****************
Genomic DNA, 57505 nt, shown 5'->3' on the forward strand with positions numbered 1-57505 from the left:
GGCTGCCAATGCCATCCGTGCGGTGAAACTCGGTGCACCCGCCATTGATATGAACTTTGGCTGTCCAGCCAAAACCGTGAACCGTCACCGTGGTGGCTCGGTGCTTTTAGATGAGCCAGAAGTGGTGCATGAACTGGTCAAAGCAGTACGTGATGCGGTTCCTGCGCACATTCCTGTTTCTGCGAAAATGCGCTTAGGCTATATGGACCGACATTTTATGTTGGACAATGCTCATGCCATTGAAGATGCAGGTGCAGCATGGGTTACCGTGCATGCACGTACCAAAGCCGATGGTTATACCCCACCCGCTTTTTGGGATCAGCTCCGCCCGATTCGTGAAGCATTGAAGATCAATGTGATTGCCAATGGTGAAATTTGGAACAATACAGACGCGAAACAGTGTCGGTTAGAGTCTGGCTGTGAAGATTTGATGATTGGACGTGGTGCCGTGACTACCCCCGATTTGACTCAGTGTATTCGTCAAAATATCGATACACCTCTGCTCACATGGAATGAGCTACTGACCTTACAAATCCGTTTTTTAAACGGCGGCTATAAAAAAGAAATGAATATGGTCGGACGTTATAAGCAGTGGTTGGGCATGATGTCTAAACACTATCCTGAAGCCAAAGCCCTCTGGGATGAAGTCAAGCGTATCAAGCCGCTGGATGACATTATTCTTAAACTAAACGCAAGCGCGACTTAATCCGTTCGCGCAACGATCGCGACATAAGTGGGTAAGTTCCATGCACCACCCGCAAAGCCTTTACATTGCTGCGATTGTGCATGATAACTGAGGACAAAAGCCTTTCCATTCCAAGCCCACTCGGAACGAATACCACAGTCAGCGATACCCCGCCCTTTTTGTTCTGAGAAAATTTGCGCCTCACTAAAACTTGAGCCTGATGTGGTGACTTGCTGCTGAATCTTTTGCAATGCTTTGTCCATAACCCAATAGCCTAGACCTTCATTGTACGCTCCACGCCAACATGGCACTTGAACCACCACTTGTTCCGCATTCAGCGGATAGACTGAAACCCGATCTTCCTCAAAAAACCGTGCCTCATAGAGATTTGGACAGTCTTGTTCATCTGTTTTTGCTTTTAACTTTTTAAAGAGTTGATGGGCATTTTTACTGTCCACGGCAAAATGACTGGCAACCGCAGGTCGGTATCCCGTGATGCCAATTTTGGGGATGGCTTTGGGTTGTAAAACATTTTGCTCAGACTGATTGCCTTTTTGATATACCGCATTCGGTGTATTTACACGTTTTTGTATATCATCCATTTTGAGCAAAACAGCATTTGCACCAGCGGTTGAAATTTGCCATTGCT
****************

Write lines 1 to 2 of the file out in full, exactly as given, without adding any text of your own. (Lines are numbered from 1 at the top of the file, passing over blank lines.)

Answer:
Genomic DNA, 57505 nt, shown 5'->3' on the forward strand with positions numbered 1-57505 from the left:
GGCTGCCAATGCCATCCGTGCGGTGAAACTCGGTGCACCCGCCATTGATATGAACTTTGGCTGTCCAGCCAAAACCGTGAACCGTCACCGTGGTGGCTCGGTGCTTTTAGATGAGCCAGAAGTGGTGCATGAACTGGTCAAAGCAGTACGTGATGCGGTTCCTGCGCACATTCCTGTTTCTGCGAAAATGCGCTTAGGCTATATGGACCGACATTTTATGTTGGACAATGCTCATGCCATTGAAGATGCAGGTGCAGCATGGGTTACCGTGCATGCACGTACCAAAGCCGATGGTTATACCCCACCCGCTTTTTGGGATCAGCTCCGCCCGATTCGTGAAGCATTGAAGATCAATGTGATTGCCAATGGTGAAATTTGGAACAATACAGACGCGAAACAGTGTCGGTTAGAGTCTGGCTGTGAAGATTTGATGATTGGACGTGGTGCCGTGACTACCCCCGATTTGACTCAGTGTATTCGTCAAAATATCGATACACCTCTGCTCACATGGAATGAGCTACTGACCTTACAAATCCGTTTTTTAAACGGCGGCTATAAAAAAGAAATGAATATGGTCGGACGTTATAAGCAGTGGTTGGGCATGATGTCTAAACACTATCCTGAAGCCAAAGCCCTCTGGGATGAAGTCAAGCGTATCAAGCCGCTGGATGACATTATTCTTAAACTAAACGCAAGCGCGACTTAATCCGTTCGCGCAACGATCGCGACATAAGTGGGTAAGTTCCATGCACCACCCGCAAAGCCTTTACATTGCTGCGATTGTGCATGATAACTGAGGACAAAAGCCTTTCCATTCCAAGCCCACTCGGAACGAATACCACAGTCAGCGATACCCCGCCCTTTTTGTTCTGAGAAAATTTGCGCCTCACTAAAACTTGAGCCTGATGTGGTGACTTGCTGCTGAATCTTTTGCAATGCTTTGTCCATAACCCAATAGCCTAGACCTTCATTGTACGCTCCACGCCAACATGGCACTTGAACCACCACTTGTTCCGCATTCAGCGGATAGACTGAAACCCGATCTTCCTCAAAAAACCGTGCCTCATAGAGATTTGGACAGTCTTGTTCATCTGTTTTTGCTTTTAACTTTTTAAAGAGTTGATGGGCATTTTTACTGTCCACGGCAAAATGACTGGCAACCGCAGGTCGGTATCCCGTGATGCCAATTTTGGGGATGGCTTTGGGTTGTAAAACATTTTGCTCAGACTGATTGCCTTTTTGATATACCGCATTCGGTGTATTTACACGTTTTTGTATATCATCCATTTTGAGCAAAACAGCATTTGCACCAGCGGTTGAAATTTGCCATTGCT